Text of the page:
Soft, smooth, and curvaceous, the allure of the dunes drew us inexplicably to their undulating and flowing landscape. Maybe we are attracted to how the wind-blown shapes drift around, like the fluid and transitory nature of our new lifestyle.
Here, along the central California coast lies the Guadalupe-Nipomo Dunes Complex, one of the largest intact coastal dune ecosystems on Earth. For an introduction, we traveled to the small agricultural town of Guadalupe to visit the Dune Center, a natural history museum focused on the dune ecosystem and its history.
At the museum, we were introduced to the Dunites, a group of bohemian colonists that lived in the dunes. Led by Chester Alan Arthur III, grandson of the 21st President of the United States, the Dunites survived on Pismo clams, lived rent-free in driftwood shacks, and sat around half-naked writing poetry. In 1974, the last of the Dunites was hit by a train, and all traces of their existence have since been covered by the blowing sands.
Also buried in the dunes is the Lost City of Cecil B. DeMille, the last remaining film set from the early Hollywood movie era. In 1923, DeMille built the largest set in movie history in the dunes for his epic silent film “The Ten Commandments”. After three weeks of filming, DeMille dismantled the backdrop and secretly buried it in the sand. Sixty years later, a group of film buffs, inspired by a cryptic clue in DeMille’s autobiography, located the hidden film set and over 1 million pounds of massive Egyptian statuary.
In hopes of finding a souvenir 5-ton sphinx to take home, we drove out to the Rancho Guadalupe Dunes Preserve. To the relief of our home owner’s association, all we could find in the tall dunes was a tangle of jumbled cables, rotted timbers, and broken blocks of sculptured rubble.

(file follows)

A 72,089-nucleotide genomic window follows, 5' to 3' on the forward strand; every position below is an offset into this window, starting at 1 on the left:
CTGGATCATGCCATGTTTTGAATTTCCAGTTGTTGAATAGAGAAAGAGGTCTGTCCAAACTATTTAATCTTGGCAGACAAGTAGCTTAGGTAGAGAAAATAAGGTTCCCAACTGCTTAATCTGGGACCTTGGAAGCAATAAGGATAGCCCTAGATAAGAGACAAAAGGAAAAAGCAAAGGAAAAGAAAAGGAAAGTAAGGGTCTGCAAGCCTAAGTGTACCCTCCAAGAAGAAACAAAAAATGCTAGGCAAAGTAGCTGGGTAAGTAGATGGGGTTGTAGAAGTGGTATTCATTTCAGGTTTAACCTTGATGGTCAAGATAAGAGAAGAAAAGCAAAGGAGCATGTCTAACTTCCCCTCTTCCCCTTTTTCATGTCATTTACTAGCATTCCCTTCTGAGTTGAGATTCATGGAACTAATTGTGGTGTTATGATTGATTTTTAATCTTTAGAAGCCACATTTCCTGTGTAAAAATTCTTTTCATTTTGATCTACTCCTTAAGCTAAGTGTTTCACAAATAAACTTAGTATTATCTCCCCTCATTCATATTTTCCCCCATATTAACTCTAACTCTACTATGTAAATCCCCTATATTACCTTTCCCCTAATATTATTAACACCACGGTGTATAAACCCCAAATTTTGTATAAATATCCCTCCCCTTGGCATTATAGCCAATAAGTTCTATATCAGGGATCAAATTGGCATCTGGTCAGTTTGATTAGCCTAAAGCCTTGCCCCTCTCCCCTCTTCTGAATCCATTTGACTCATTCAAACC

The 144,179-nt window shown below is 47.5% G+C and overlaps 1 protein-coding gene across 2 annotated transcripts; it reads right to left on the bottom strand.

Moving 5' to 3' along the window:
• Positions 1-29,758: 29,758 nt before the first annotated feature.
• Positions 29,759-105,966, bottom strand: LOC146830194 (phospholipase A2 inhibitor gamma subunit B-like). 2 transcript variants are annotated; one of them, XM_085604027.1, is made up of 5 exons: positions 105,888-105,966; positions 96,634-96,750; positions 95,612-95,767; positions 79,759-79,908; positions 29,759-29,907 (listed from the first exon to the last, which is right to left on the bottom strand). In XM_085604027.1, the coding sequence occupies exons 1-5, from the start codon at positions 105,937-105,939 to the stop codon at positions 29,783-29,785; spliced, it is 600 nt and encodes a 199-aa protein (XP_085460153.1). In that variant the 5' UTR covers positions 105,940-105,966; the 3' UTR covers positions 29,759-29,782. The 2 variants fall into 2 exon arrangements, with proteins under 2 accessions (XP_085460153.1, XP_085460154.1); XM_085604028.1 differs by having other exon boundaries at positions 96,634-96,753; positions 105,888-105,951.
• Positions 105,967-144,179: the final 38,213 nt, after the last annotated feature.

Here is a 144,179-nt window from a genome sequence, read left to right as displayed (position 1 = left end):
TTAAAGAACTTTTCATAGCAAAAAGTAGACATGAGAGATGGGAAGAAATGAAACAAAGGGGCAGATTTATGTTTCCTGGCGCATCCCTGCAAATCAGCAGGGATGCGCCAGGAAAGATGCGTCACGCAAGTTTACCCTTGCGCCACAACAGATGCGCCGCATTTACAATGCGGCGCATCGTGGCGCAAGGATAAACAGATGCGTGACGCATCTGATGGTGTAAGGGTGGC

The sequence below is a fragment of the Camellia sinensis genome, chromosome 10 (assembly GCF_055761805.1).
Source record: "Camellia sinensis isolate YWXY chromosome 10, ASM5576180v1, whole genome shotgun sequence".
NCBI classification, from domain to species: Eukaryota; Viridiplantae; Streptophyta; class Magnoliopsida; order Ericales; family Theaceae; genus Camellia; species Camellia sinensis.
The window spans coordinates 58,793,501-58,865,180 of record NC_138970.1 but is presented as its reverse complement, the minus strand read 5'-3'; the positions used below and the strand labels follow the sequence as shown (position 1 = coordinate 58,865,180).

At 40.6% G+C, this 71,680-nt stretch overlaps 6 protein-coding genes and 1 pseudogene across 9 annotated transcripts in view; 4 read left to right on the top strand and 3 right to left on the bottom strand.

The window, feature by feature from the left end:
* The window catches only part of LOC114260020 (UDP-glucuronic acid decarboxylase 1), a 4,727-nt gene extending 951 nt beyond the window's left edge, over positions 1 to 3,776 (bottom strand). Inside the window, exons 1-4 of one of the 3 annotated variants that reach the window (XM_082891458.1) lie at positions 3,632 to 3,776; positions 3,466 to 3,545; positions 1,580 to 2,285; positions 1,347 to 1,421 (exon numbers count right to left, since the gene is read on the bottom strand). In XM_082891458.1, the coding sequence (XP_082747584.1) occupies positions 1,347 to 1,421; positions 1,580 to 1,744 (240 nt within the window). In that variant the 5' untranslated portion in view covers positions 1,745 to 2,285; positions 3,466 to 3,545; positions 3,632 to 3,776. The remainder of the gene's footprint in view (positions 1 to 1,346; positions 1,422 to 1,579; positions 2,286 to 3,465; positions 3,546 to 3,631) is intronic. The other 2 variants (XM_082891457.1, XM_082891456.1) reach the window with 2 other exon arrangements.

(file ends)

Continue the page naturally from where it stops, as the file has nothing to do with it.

At the beachside parking lot at the Dunes Preserve, fishermen caught sun perch in the massive surf, and we caught our first view of Mussel Rock Dune, the largest active sand dune on the west coast. From the car, we hiked across a vast rippled and hummocky landscape to attempt our ascent of the great dune.
With one step back for every two steps forward, we sluggishly traipsed up the dune’s gradual windward side, and eventually reached its smooth-edged summit. From the top of the dune, the entire Guadalupe-Nipomo Dunes Complex unrolled below us. Beyond the dunes, white frothy waves lathered the 18-mile arc of the gilded shoreline. With binoculars, we spotted the spout of a grey whale, before it surfaced against a profoundly blue backdrop.
Following the angle of repose, we slid down sheer slip-faces and swiftly descended the dune. Back at the car, as we poured the sand from our shoes, we considered how the sands have covered the last traces of the Dunites and the Lost City of Cecil B. DeMille, burying them both in the dusty memory of history. Like these dunes of sand, we hope to drift around and transform in perspective, as the winds of time blow us into our new way of life.